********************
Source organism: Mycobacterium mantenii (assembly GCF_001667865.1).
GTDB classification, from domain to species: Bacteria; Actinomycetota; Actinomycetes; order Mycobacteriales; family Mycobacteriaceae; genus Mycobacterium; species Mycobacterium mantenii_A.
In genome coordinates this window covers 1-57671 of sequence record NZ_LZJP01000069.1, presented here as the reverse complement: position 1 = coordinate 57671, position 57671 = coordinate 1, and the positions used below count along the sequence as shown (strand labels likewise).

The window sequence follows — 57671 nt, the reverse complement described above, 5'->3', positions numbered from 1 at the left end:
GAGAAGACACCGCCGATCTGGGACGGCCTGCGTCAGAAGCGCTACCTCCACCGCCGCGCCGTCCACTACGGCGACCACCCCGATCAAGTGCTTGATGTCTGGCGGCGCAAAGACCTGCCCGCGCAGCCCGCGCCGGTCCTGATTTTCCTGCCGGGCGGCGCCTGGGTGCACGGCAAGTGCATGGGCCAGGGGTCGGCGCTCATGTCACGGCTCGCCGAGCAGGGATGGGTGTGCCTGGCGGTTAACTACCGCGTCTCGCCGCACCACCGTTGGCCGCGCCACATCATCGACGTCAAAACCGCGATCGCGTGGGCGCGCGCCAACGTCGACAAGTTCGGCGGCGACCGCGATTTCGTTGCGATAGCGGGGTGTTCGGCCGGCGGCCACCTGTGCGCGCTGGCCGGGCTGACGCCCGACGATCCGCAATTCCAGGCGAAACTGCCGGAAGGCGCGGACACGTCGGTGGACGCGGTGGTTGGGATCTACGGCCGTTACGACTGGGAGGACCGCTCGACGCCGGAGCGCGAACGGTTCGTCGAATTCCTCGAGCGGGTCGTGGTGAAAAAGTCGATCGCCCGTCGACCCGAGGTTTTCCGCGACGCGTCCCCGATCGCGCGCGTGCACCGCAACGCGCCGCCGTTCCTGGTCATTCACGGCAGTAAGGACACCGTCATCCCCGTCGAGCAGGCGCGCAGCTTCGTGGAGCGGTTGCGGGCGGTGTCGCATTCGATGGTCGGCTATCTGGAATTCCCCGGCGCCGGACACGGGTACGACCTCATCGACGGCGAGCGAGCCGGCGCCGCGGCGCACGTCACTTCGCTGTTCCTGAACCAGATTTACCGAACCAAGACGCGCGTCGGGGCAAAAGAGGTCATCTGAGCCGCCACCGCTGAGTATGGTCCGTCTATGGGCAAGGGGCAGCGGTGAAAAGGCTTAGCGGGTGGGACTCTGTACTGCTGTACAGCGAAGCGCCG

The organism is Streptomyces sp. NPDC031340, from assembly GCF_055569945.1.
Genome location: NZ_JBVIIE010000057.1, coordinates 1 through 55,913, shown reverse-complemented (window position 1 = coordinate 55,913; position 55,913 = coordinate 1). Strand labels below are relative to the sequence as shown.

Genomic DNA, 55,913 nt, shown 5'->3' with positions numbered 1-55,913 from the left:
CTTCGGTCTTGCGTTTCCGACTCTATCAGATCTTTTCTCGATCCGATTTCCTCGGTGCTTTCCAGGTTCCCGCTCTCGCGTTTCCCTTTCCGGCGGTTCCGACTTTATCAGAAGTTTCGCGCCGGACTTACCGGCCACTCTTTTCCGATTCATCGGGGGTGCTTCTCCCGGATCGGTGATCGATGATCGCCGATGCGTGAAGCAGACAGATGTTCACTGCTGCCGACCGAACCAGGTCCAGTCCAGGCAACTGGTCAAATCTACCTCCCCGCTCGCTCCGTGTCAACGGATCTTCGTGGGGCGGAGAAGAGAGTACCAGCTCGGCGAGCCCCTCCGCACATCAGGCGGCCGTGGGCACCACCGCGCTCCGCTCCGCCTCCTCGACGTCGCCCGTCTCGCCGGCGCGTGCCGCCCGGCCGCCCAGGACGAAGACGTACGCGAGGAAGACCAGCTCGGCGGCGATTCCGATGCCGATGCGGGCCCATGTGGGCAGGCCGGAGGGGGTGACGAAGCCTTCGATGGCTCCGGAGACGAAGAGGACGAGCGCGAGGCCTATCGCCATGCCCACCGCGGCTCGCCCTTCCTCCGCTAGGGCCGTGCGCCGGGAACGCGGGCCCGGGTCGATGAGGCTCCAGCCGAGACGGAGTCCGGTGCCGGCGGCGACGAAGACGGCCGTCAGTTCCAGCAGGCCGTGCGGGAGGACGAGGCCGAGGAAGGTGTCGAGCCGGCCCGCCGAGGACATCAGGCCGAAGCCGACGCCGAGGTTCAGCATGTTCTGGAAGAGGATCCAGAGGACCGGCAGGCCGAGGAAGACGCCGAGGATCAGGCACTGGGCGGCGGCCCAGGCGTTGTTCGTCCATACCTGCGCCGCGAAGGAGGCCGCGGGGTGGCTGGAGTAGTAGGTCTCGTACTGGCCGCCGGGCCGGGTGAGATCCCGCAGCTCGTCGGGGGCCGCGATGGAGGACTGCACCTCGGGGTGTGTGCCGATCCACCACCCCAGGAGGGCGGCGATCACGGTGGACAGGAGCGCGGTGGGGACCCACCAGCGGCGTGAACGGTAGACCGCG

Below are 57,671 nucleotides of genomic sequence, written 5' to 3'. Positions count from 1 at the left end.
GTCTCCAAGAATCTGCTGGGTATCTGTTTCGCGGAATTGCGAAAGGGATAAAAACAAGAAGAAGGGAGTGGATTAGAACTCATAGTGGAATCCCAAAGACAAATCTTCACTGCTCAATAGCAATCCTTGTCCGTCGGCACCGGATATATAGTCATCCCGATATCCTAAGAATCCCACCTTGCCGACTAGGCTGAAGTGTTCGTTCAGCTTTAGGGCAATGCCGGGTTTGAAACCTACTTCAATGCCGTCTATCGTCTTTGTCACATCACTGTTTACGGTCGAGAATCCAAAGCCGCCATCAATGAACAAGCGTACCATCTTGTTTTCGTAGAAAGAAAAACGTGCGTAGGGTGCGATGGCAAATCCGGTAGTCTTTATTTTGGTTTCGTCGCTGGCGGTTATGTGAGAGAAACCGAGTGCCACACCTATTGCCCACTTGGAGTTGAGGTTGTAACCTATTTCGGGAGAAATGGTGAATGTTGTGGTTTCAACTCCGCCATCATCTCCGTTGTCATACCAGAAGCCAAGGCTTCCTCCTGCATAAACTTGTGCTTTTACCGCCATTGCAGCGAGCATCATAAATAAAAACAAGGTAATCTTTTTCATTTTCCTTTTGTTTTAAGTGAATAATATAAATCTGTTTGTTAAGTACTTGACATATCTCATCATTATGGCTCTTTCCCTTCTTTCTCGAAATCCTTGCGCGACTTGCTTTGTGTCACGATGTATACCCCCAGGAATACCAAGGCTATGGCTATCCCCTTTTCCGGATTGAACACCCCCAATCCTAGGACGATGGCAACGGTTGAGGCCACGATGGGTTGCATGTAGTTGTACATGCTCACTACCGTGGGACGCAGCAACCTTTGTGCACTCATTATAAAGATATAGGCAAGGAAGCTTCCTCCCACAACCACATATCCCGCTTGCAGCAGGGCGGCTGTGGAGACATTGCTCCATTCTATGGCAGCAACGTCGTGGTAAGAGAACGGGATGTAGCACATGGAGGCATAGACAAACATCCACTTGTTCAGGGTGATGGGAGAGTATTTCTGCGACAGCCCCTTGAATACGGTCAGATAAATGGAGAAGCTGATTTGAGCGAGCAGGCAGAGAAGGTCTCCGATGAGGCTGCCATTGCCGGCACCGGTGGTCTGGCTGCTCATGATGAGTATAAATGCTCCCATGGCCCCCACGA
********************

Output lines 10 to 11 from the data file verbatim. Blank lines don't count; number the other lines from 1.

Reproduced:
Below are 57,671 nucleotides of genomic sequence, written 5' to 3'. Positions count from 1 at the left end.
GTCTCCAAGAATCTGCTGGGTATCTGTTTCGCGGAATTGCGAAAGGGATAAAAACAAGAAGAAGGGAGTGGATTAGAACTCATAGTGGAATCCCAAAGACAAATCTTCACTGCTCAATAGCAATCCTTGTCCGTCGGCACCGGATATATAGTCATCCCGATATCCTAAGAATCCCACCTTGCCGACTAGGCTGAAGTGTTCGTTCAGCTTTAGGGCAATGCCGGGTTTGAAACCTACTTCAATGCCGTCTATCGTCTTTGTCACATCACTGTTTACGGTCGAGAATCCAAAGCCGCCATCAATGAACAAGCGTACCATCTTGTTTTCGTAGAAAGAAAAACGTGCGTAGGGTGCGATGGCAAATCCGGTAGTCTTTATTTTGGTTTCGTCGCTGGCGGTTATGTGAGAGAAACCGAGTGCCACACCTATTGCCCACTTGGAGTTGAGGTTGTAACCTATTTCGGGAGAAATGGTGAATGTTGTGGTTTCAACTCCGCCATCATCTCCGTTGTCATACCAGAAGCCAAGGCTTCCTCCTGCATAAACTTGTGCTTTTACCGCCATTGCAGCGAGCATCATAAATAAAAACAAGGTAATCTTTTTCATTTTCCTTTTGTTTTAAGTGAATAATATAAATCTGTTTGTTAAGTACTTGACATATCTCATCATTATGGCTCTTTCCCTTCTTTCTCGAAATCCTTGCGCGACTTGCTTTGTGTCACGATGTATACCCCCAGGAATACCAAGGCTATGGCTATCCCCTTTTCCGGATTGAACACCCCCAATCCTAGGACGATGGCAACGGTTGAGGCCACGATGGGTTGCATGTAGTTGTACATGCTCACTACCGTGGGACGCAGCAACCTTTGTGCACTCATTATAAAGATATAGGCAAGGAAGCTTCCTCCCACAACCACATATCCCGCTTGCAGCAGGGCGGCTGTGGAGACATTGCTCCATTCTATGGCAGCAACGTCGTGGTAAGAGAACGGGATGTAGCACATGGAGGCATAGACAAACATCCACTTGTTCAGGGTGATGGGAGAGTATTTCTGCGACAGCCCCTTGAATACGGTCAGATAAATGGAGAAGCTGATTTGAGCGAGCAGGCAGAGAAGGTCTCCGATGAGGCTGCCATTGCCGGCACCGGTGGTCTGGCTGCTCATGATGAGTATAAATGCTCCCATGGCCCCCACGA